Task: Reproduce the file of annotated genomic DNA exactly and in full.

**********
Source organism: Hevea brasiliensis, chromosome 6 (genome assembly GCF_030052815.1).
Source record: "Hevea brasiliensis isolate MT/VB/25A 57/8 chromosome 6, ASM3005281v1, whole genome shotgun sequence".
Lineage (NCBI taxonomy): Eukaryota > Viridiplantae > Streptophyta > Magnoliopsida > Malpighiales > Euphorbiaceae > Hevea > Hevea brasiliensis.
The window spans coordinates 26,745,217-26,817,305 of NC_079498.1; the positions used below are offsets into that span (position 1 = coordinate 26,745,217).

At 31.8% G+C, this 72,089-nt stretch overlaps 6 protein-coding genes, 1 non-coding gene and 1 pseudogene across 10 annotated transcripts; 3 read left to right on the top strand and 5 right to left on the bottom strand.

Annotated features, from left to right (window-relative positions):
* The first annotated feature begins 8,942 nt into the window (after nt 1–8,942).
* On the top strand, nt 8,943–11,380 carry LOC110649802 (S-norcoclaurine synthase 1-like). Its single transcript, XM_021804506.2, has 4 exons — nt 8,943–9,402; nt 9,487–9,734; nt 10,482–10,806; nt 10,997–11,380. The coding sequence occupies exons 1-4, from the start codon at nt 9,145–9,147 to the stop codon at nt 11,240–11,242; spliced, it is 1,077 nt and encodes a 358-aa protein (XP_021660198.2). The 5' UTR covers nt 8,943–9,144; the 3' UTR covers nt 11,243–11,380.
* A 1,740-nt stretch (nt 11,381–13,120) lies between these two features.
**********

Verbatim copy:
Source organism: Hevea brasiliensis, chromosome 6 (genome assembly GCF_030052815.1).
Source record: "Hevea brasiliensis isolate MT/VB/25A 57/8 chromosome 6, ASM3005281v1, whole genome shotgun sequence".
Lineage (NCBI taxonomy): Eukaryota > Viridiplantae > Streptophyta > Magnoliopsida > Malpighiales > Euphorbiaceae > Hevea > Hevea brasiliensis.
The window spans coordinates 26,745,217-26,817,305 of NC_079498.1; the positions used below are offsets into that span (position 1 = coordinate 26,745,217).

At 31.8% G+C, this 72,089-nt stretch overlaps 6 protein-coding genes, 1 non-coding gene and 1 pseudogene across 10 annotated transcripts; 3 read left to right on the top strand and 5 right to left on the bottom strand.

Annotated features, from left to right (window-relative positions):
* The first annotated feature begins 8,942 nt into the window (after nt 1–8,942).
* On the top strand, nt 8,943–11,380 carry LOC110649802 (S-norcoclaurine synthase 1-like). Its single transcript, XM_021804506.2, has 4 exons — nt 8,943–9,402; nt 9,487–9,734; nt 10,482–10,806; nt 10,997–11,380. The coding sequence occupies exons 1-4, from the start codon at nt 9,145–9,147 to the stop codon at nt 11,240–11,242; spliced, it is 1,077 nt and encodes a 358-aa protein (XP_021660198.2). The 5' UTR covers nt 8,943–9,144; the 3' UTR covers nt 11,243–11,380.
* A 1,740-nt stretch (nt 11,381–13,120) lies between these two features.